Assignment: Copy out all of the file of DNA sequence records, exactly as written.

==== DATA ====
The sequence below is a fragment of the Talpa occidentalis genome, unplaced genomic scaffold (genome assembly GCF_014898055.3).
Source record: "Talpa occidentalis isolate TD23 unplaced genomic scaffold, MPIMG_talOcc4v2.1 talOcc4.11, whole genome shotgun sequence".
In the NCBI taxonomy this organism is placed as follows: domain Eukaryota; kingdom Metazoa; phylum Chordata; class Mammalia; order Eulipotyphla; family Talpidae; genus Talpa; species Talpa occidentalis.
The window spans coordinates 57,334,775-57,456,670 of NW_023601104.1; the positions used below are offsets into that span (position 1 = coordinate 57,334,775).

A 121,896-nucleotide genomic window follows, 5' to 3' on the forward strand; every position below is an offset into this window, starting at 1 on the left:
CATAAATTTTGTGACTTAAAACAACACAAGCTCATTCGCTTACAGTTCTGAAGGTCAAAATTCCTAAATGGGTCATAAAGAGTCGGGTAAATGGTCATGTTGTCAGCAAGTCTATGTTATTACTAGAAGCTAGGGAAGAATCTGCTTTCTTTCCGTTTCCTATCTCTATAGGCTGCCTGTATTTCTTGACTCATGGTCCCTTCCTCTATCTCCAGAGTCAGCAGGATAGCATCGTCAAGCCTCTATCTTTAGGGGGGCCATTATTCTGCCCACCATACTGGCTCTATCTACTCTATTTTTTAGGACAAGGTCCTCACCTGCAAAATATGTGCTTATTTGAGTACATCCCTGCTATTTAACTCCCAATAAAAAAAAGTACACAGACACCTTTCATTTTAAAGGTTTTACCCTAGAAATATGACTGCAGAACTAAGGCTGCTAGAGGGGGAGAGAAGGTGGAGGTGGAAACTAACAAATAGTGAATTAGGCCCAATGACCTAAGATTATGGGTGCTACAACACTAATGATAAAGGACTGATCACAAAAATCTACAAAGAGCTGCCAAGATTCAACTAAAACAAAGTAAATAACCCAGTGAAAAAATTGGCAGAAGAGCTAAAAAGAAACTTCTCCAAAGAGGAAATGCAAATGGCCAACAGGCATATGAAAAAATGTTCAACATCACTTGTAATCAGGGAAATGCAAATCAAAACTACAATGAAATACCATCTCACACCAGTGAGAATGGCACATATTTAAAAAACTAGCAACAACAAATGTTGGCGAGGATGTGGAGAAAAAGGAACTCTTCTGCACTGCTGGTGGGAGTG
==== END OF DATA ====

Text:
The sequence below is a fragment of the Talpa occidentalis genome, unplaced genomic scaffold (genome assembly GCF_014898055.3).
Source record: "Talpa occidentalis isolate TD23 unplaced genomic scaffold, MPIMG_talOcc4v2.1 talOcc4.11, whole genome shotgun sequence".
In the NCBI taxonomy this organism is placed as follows: domain Eukaryota; kingdom Metazoa; phylum Chordata; class Mammalia; order Eulipotyphla; family Talpidae; genus Talpa; species Talpa occidentalis.
The window spans coordinates 57,334,775-57,456,670 of NW_023601104.1; the positions used below are offsets into that span (position 1 = coordinate 57,334,775).

A 121,896-nucleotide genomic window follows, 5' to 3' on the forward strand; every position below is an offset into this window, starting at 1 on the left:
CATAAATTTTGTGACTTAAAACAACACAAGCTCATTCGCTTACAGTTCTGAAGGTCAAAATTCCTAAATGGGTCATAAAGAGTCGGGTAAATGGTCATGTTGTCAGCAAGTCTATGTTATTACTAGAAGCTAGGGAAGAATCTGCTTTCTTTCCGTTTCCTATCTCTATAGGCTGCCTGTATTTCTTGACTCATGGTCCCTTCCTCTATCTCCAGAGTCAGCAGGATAGCATCGTCAAGCCTCTATCTTTAGGGGGGCCATTATTCTGCCCACCATACTGGCTCTATCTACTCTATTTTTTAGGACAAGGTCCTCACCTGCAAAATATGTGCTTATTTGAGTACATCCCTGCTATTTAACTCCCAATAAAAAAAAGTACACAGACACCTTTCATTTTAAAGGTTTTACCCTAGAAATATGACTGCAGAACTAAGGCTGCTAGAGGGGGAGAGAAGGTGGAGGTGGAAACTAACAAATAGTGAATTAGGCCCAATGACCTAAGATTATGGGTGCTACAACACTAATGATAAAGGACTGATCACAAAAATCTACAAAGAGCTGCCAAGATTCAACTAAAACAAAGTAAATAACCCAGTGAAAAAATTGGCAGAAGAGCTAAAAAGAAACTTCTCCAAAGAGGAAATGCAAATGGCCAACAGGCATATGAAAAAATGTTCAACATCACTTGTAATCAGGGAAATGCAAATCAAAACTACAATGAAATACCATCTCACACCAGTGAGAATGGCACATATTTAAAAAACTAGCAACAACAAATGTTGGCGAGGATGTGGAGAAAAAGGAACTCTTCTGCACTGCTGGTGGGAGTG